Local women leaders celebrated at meeting

Local women leaders celebrated at meeting

[Photo: Vera Hollingsworth presented Retha Hardimon and Hoke County Manager Letitia Edens with plaques recognizing them as women leaders, as commissioners offered congratulations. Betsy Bailey and attorney Debbie Baker also received recognition.]

By Catharin Shepard • Staff writer • Hoke County Manager Letitia Edens was one of four local women leaders honored Monday at the county commissioners meeting as part of a presentation by local radio station WFMA.

Edens and Retha Hardimon received special plaques, and honorees Betsy Bailey and attorney Debbie Baker who were not able to attend the meeting were also recognized. The awards were originally given by WFMA as part of Women’s History Month, and commissioners wanted to have the presentation at one of their meetings to congratulate the recipients.

Vera Hollingsworth recognized the four women as leaders in the community, who were recommended by other citizens in the county as worthy awardees.

“We at WMFA, president William Hollingsworth and vice president Vera Hollingsworth, decided this year to recognize four women for Women’s History Month,” Hollingsworth said. The awards were for “exemplary services” rendered to Hoke County.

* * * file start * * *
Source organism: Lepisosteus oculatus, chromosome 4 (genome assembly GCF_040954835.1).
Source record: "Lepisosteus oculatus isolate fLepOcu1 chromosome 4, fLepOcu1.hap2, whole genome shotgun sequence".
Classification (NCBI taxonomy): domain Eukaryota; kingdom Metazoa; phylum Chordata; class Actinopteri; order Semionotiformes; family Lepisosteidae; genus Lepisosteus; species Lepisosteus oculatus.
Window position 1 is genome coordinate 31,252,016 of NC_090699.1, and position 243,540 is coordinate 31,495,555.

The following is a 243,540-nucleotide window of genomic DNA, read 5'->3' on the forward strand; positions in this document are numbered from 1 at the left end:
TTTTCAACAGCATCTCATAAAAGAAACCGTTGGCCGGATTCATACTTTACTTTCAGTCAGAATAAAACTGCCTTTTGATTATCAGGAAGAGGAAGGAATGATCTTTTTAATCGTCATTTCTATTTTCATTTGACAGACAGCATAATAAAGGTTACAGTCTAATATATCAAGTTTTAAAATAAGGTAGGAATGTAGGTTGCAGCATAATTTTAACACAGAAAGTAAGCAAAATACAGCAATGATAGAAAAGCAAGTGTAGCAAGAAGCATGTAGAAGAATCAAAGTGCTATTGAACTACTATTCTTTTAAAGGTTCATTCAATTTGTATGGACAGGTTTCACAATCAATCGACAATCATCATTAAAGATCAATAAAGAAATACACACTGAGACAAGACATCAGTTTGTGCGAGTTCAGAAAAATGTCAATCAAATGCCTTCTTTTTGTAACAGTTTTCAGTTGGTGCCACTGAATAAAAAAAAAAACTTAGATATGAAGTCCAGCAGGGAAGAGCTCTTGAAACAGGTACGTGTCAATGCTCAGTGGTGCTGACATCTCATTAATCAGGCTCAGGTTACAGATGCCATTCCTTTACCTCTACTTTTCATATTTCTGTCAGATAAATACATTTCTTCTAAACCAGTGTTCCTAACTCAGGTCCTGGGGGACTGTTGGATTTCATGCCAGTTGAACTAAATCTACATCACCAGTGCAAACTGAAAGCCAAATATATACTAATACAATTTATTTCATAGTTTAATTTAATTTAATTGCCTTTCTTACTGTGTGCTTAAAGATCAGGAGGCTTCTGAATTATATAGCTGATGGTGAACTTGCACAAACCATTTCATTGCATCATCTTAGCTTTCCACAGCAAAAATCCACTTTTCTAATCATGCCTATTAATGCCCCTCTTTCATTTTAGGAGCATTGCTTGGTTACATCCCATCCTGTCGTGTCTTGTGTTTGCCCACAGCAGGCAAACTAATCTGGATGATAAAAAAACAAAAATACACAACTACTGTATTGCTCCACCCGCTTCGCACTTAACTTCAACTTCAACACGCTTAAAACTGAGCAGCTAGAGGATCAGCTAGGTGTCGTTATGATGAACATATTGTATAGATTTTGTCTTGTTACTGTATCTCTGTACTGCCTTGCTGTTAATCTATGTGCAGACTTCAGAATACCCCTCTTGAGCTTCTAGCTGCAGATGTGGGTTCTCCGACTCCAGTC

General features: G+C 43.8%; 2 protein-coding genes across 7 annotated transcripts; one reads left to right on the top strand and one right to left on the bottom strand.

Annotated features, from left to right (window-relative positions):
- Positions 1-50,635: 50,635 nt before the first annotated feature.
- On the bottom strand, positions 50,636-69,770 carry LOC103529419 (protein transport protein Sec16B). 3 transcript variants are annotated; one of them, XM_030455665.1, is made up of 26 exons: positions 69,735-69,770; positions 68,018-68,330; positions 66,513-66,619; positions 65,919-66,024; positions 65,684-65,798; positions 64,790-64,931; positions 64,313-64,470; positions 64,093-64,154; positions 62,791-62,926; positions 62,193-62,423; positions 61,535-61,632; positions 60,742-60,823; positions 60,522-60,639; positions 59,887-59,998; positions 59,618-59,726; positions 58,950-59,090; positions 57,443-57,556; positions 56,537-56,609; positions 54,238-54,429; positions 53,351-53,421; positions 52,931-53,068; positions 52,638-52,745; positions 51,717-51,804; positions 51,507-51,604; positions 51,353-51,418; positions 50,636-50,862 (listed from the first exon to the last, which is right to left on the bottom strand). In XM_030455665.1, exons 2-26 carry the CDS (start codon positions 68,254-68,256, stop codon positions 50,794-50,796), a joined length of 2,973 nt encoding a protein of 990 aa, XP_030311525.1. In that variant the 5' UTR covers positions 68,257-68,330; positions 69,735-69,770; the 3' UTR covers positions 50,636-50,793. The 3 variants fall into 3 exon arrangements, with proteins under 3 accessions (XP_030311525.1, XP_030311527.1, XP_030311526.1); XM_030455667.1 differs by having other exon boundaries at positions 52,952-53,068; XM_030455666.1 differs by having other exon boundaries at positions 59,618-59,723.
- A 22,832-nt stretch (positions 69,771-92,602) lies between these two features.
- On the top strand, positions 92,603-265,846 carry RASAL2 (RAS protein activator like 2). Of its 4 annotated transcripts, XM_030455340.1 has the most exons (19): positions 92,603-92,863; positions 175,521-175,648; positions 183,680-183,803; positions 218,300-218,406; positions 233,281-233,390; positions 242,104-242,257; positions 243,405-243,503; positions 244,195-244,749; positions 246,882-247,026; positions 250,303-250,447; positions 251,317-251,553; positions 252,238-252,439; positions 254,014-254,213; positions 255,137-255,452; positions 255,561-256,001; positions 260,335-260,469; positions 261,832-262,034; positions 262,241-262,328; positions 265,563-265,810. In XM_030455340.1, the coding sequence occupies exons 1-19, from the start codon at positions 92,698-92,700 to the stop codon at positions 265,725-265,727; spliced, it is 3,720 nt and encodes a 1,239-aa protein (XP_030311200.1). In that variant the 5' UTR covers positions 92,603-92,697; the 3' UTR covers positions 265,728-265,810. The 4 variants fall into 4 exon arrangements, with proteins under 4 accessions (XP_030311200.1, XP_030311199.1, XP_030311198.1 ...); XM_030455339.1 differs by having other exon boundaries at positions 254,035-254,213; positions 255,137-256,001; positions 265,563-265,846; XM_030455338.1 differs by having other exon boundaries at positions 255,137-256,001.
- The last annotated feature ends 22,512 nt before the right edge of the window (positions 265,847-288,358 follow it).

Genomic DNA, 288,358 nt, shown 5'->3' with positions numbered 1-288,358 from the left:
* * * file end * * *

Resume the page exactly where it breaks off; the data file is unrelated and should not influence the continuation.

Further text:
“You have contributed much to this community, so we wanted to recognize you and each of our recipients with an award and a bag of goodies,” Hollingsworth said.

Commission Chairman Harry Southerland lauded Edens for managing a staff of hundreds of employees, and working with the elected board members.

“She’s working with five men. It’s not an easy job,” Southerland said. Edens works hard, does an “outstanding job” and the award was a worthy achievement for her, the chairman said.

Southerland also praised the other recipients. Bailey was his seventh-grade reading teacher, he practiced law with Baker, and Hardimon has long supported the Hoke County Civic League, he said.

Commissioner James Leach offered his respect for the local women leaders.